Hilton Head Island voters have until 5 p.m. Monday to cast absentee ballots in the Nov. 16 mayoral runoff between Tom Crews and Drew Laughlin.
Those who voted absentee in the general election and ask to participate in the runoff by absentee ballot will automatically have a ballot mailed to them, according to Scott Marshall, executive director of the county elections office.
All mailed ballots must be received by the Beaufort County Board of Voter Registration and Elections no later than 7 p.m. Nov. 16.
Those who did not vote absentee in the general election but wish to vote absentee in the runoff should fill out an application and cast a ballot at one of the county's two elections offices, Marshall said.
Sign Up and Save
Get six months of free digital access to The Island Packet
Hilton Head voters can fill out applications and cast ballots from 9 a.m. to 4 p.m. through Friday at either the Bluffton Recreation Center, 61-B Ulmer Road, or the main elections office in Beaufort at 15 John Galt Road. Offices will be closed Thursday for Veterans Day.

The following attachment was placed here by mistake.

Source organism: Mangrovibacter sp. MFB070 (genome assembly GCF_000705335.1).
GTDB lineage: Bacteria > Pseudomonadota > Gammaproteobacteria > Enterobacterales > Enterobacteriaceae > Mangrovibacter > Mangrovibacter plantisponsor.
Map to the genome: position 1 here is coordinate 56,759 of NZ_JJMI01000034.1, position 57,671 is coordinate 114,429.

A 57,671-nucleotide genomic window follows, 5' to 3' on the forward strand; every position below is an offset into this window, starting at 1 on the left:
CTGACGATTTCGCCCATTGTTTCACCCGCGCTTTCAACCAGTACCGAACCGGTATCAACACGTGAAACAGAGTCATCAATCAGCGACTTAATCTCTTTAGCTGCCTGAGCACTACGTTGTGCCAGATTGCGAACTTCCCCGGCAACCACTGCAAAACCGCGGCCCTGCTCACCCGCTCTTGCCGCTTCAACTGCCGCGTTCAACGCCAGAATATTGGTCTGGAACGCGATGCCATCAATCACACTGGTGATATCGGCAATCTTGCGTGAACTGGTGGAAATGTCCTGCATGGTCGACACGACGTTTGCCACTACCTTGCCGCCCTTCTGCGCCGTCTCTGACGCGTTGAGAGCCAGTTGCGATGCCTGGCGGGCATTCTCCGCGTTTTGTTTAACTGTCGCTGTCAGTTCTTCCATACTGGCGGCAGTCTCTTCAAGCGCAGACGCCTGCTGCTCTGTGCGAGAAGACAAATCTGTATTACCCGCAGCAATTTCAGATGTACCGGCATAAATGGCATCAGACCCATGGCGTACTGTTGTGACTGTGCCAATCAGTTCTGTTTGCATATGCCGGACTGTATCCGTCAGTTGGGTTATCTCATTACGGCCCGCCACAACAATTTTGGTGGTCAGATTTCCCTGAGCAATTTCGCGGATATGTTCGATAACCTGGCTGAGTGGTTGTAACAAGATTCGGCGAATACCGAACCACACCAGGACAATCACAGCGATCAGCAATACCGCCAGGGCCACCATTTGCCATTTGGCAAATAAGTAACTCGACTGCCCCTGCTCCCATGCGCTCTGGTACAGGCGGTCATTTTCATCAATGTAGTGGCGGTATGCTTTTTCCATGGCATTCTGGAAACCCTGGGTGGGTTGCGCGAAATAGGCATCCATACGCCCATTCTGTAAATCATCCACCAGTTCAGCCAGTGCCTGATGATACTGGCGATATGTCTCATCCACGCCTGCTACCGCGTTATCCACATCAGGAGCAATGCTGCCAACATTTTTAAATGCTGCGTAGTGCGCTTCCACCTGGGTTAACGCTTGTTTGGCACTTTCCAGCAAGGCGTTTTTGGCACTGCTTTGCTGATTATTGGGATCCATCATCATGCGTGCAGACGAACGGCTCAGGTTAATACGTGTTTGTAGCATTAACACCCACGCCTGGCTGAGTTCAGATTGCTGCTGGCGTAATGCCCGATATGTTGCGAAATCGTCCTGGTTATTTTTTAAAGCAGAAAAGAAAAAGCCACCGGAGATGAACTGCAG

Absentee voters can vote 9 a.m. until 5 p.m. at both places on the Monday before the election.
For those voting by mail, an absentee ballot application can be requested in person, by phone, mail, e-mail or fax. Completed applications must be returned to the county elections office by 5 p.m. Friday.
Applications can be returned in person or by mail, e-mail or fax. An absentee ballot will then be mailed. Ballots must be returned in person or by mail.
"A week is not a lot of time to turn that mail around," Marshall said. "Your best option is to make it to the absentee polling location."
Lines and wait times to vote should be significantly shorter for the runoff, Marshall said.
"There's only one question on the ballot, not a six-page ballot like there was during the general election," Marshall said. "That should mean quicker voting."
Voter turnout in the midterm election was "incredible" all over the county, including on Hilton Head, he said. About 50 percent of the island's more than 25,700 registered voters cast ballots in the election, according to state voting records.
Turnout countywide was about 54 percent, compared to 45 percent voter turnout in the 2006 midterm elections.
Marshall, though, was cautious about predicting runoff turnout.
"Municipal elections are very hard to gauge. The runoff should generate a lot of interest, but that may not equate to a heavy turnout," he said.
Polls will be open from 7 a.m. to 7 p.m. Nov. 16. Those not registered to vote in the general election will not be able to vote in the runoff.